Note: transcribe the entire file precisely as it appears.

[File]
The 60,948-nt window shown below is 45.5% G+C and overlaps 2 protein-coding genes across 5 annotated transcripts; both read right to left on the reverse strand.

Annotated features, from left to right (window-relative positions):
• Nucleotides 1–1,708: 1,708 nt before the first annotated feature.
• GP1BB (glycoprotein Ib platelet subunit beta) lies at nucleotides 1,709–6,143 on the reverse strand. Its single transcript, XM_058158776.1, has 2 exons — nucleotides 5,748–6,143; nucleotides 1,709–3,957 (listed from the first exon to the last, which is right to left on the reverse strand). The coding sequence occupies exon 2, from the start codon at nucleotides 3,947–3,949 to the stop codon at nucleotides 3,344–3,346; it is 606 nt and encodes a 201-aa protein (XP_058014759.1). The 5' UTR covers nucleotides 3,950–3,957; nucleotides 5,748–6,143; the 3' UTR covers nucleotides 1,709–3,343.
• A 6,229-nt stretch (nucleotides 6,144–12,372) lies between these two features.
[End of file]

The 60,948-nt window shown below is 45.5% G+C and overlaps 2 protein-coding genes across 5 annotated transcripts; both read right to left on the reverse strand.

Annotated features, from left to right (window-relative positions):
• Nucleotides 1–1,708: 1,708 nt before the first annotated feature.
• GP1BB (glycoprotein Ib platelet subunit beta) lies at nucleotides 1,709–6,143 on the reverse strand. Its single transcript, XM_058158776.1, has 2 exons — nucleotides 5,748–6,143; nucleotides 1,709–3,957 (listed from the first exon to the last, which is right to left on the reverse strand). The coding sequence occupies exon 2, from the start codon at nucleotides 3,947–3,949 to the stop codon at nucleotides 3,344–3,346; it is 606 nt and encodes a 201-aa protein (XP_058014759.1). The 5' UTR covers nucleotides 3,950–3,957; nucleotides 5,748–6,143; the 3' UTR covers nucleotides 1,709–3,343.
• A 6,229-nt stretch (nucleotides 6,144–12,372) lies between these two features.